LENT 2 24 February 2013 Gospel: Lk 13.31- 35
We can confidently assert that the first sound everyone here made was a cry. The first sound the Word Incarnate made must have been a cry when the midwife who assisted at his birth slapped the new-born God. Then Joseph smiled; Mary’s eyes shone with joy. Her son had been born. God was born and his first word was a cry.
We are told that the last sound the Word Incarnate made on the cross was a loud cry, not of pain but of triumph at the fulfilment of our salvation.
Tears, lamentation, are a necessary part of the human condition. The Son of God experienced that when he became a child and so throughout his life to his death.
Gnostics and the Marcionites denied that, because Christ as God, so they
thought, could not suffer. However, the
Gospels affirm that they were mistaken. Jesus
shed tears when he stood by the tomb of his friend, Lazarus.
In several places the Gospels tell us that on his final visit to
a beautiful, small church marks the spot, Dominus flevit, where the Lord shed
tears. Behind the altar there’s a large window giving a magnificent view of
the golden Dome of the Rock and the old city as it is today. Jesus was looking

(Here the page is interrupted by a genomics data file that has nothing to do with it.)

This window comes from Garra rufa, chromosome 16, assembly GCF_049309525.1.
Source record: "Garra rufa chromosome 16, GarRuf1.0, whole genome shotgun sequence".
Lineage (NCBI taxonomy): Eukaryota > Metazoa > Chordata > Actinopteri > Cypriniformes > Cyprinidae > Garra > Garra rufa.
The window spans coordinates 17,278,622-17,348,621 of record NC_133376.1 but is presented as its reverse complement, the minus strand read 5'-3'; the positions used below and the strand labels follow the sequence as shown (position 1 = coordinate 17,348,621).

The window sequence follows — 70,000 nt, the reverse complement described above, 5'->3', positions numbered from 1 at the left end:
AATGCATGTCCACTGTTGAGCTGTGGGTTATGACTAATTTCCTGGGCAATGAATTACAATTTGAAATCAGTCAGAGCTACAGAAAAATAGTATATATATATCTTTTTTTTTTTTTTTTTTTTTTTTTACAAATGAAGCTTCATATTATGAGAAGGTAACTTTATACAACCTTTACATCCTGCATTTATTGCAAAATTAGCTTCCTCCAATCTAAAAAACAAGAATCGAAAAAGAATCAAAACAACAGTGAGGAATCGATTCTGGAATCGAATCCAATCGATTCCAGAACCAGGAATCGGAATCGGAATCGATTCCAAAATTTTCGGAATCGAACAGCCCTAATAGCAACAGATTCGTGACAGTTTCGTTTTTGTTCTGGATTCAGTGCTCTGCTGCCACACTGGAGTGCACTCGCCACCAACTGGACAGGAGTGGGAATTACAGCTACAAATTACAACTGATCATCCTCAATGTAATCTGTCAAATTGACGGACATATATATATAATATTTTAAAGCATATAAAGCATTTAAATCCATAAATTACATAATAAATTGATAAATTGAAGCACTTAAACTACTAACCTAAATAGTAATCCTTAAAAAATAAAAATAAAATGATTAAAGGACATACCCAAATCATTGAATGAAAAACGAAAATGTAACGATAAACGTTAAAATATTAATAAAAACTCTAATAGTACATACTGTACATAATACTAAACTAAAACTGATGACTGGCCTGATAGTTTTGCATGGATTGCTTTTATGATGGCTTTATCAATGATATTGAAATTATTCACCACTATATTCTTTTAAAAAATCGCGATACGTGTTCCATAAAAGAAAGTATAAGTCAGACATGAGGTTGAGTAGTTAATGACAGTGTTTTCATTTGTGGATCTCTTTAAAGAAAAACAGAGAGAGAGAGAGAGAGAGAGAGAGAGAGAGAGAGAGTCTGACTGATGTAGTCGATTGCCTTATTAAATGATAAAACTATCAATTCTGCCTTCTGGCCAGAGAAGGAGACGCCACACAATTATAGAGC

at the recently constructed, splendid
Gospel today tells us that during the journey to Jerusalem Jesus lamented when
he thought of his destination. ‘"erusalem
you had known, even you, especially in this your day, the things that make for
your peace but now they are hidden from your eyes.
For the days will come upon you when your enemies will build an
embankment around you, surround you and close you in on every side and level you
and your children within you to the ground and they will not leave in you one
stone upon another, because you did not know the time of your visitation". This
prophecy was fulfilled when
pronounced a lament over
Christians used to believe that the Jews alone rejected God and that responsibility for the shedding of Christ’s blood was entirely theirs. Now we understand that all humanity has rejected God in various ways and all of us have a share in the crucifixion of his Son, Jesus Christ. He weeps for us all and laments at the punishment we deserve.
The Second Vatican Council’s Declaration on the Relation of the Church to Non-Christian Religions, Nostra Aetate, states "Even though the Jewish authorities and those who followed their lead pressed for the death of Christ (cf John 19.6) neither all Jews indiscriminately at that time, nor Jews today, can be charged with the crimes committed during the passion. It is true that the Church is the new people of God, yet the Jews should not be spoken of as rejected or accursed as if this followed from Holy Scripture".
A little further on the Declaration affirms "The Church always held and continues to hold that Christ out of infinite love freely underwent suffering and death because of the sins of all men, so that all might attain salvation. It is the duty of the Church, therefore, to proclaim the cross of Christ as the sign of God’s universal love and the source of all grace".